Disadvantages of Buying an Existing Practice
The primary cited disadvantage of acquiring an existing practice is the price. Many new dentists are frightened by the so-called “sticker shock.” At first, by sheer size, the price of acquiring an existing business can seem to be formidable. However, a careful review of the cash flows and projected future cash flows will quickly point out that the purchase price can be readily supported.
The second major disadvantage is relative to the age and condition of the equipment being purchased. When considering this argument, one must still remember that the primary valued item in a practice purchase is the patient base. The equipment can be replaced and upgraded. However, the equipment has been producing the prior cash flow and therefore may be very serviceable at a much lower cost. Many new dentists, after working with the somewhat older equipment, have found it to be very functional and useful and delayed its replacement indefinitely.
The third disadvantage cited is possible undesirability of one or more staff members. When we are involved in counseling both the staff and the purchaser, we offer the following advice. To the new doctor, the staff will complete the transition of the patients to the new doctor. Therefore, for a period of at least six to twelve months, the new doctor is generally required to keep the existing staff people. To the staff, we say, they will have six to twelve months to prove themselves. Because the staff is an integral component to transferring the patient loyalties to the new doctor, we generally suggest any and everything be done to keep the staff intact for a six to twelve-month period. If the new buying doctor finds one or more staff people to be undesirable and/or unproven after this initial period, they can be replaced. We frequently see more patient loyalty to the staff than to the doctor and therefore every effort should be made to retain them. However, no individual staff person is indispensable and if necessary, they can be terminated and replaced.
The final disadvantage that we often hear is the need to accept the existing systems. We strongly encourage the new dentist owner to carefully learn the existing systems and after a three to six month period, make a decision as to what needs to be improved and/or upgraded. However, whether it is low fees, poor collection procedures, or mishandling of insurance, the new owner can easily correct all of these systems. They do not represent a substantial reason to not purchase an existing business.
The following projection for the purchase of an existing practice with gross receipts of $400,000 assumes many of the same conditions from the previous example. We have assumed a $260,000 purchase price plus an additional $50,000 borrowed for working capital. We have used the same average patient value, the same adjusted overhead percent, and the same interest rate and amortization period. You will note from this example that at the end of the first year of operation, this practice will generate approximately $117,000 in pre-tax and pre-elective expense income. Please compare this with the “Year 1” Pre-Tax Income of $10,807 from the prior “Start-up” cash flow projection. We have also assumed that the new patient in-flow in this existing practice equals the out-flow, and therefore there is no practice growth over the five-year period projected (Figure 2).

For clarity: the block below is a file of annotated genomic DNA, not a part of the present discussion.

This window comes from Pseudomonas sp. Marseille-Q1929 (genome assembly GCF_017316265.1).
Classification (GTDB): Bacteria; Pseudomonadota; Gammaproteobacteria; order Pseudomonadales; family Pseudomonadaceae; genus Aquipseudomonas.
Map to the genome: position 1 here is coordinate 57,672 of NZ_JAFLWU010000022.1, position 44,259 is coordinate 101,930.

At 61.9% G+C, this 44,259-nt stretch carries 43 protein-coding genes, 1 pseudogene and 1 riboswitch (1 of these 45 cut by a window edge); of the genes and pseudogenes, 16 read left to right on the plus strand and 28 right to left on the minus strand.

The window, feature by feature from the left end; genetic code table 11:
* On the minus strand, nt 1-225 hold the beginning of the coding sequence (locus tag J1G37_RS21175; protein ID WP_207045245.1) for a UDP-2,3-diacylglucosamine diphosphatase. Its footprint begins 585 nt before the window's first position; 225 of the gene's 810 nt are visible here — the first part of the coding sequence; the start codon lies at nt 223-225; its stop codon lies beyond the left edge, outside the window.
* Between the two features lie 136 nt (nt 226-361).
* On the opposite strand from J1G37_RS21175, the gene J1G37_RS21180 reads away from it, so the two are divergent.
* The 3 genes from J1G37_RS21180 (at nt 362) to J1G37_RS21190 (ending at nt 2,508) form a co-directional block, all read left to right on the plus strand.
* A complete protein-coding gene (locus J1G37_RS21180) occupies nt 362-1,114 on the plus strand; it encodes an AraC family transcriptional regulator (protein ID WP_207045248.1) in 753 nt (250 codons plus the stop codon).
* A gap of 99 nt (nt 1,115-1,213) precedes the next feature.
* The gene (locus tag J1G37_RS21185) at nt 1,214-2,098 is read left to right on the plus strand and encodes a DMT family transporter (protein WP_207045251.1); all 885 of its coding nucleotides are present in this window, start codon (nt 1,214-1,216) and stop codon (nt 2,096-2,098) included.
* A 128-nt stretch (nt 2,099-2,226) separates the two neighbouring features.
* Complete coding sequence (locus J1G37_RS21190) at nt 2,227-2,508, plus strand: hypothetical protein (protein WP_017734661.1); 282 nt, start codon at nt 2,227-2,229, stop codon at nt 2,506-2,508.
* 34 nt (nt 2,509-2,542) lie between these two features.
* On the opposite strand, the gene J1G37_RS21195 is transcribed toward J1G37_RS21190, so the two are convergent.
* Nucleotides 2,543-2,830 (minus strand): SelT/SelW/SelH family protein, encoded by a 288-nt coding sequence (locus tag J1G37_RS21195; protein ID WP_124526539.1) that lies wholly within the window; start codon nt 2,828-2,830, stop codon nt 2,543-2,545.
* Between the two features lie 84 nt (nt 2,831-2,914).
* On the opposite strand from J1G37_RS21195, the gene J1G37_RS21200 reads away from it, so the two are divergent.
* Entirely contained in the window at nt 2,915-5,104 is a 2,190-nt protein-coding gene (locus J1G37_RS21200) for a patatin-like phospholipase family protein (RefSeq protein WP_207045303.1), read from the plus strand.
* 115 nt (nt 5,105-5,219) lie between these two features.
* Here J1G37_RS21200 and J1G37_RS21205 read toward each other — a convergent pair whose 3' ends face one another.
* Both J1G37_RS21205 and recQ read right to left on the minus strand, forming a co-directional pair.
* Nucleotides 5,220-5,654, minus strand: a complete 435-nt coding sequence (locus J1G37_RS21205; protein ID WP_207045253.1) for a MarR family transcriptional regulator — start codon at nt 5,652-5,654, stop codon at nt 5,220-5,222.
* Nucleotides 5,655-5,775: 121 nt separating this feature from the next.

The Bottom Line
A comparison of the two projections results in a five-year $221,000+ pre-tax, pre-elective expense difference. This is a very conservative projection. We have seen differences exceeding $400,000, especially when a new practice averages less than ten new patients per month for the first three years. The purchaser of an existing practice should not only take comfort from the additional revenue over the five-year period, but the fact that the financial institutions which offer the funding for this type of practice acquisition are more than willing to do so because of the low risks and proven success rates they have seen in the marketplace. As with any investment, the financial institution expects not only a return on their investment (the interest) but also a return of their principal. Because it is their money that is really at risk, the fact that they make these loans indicates the relative safety of the concept.
There is no question that we are prejudiced in our approach to new dentists entering practice. However, we feel this prejudice is well substantiated by the bottom line. While the marketplace is constantly changing, we have found that most new dentists cannot wait for the five-plus years required to develop an existing patient base and resultant cash flow while slowly learning and developing their own system.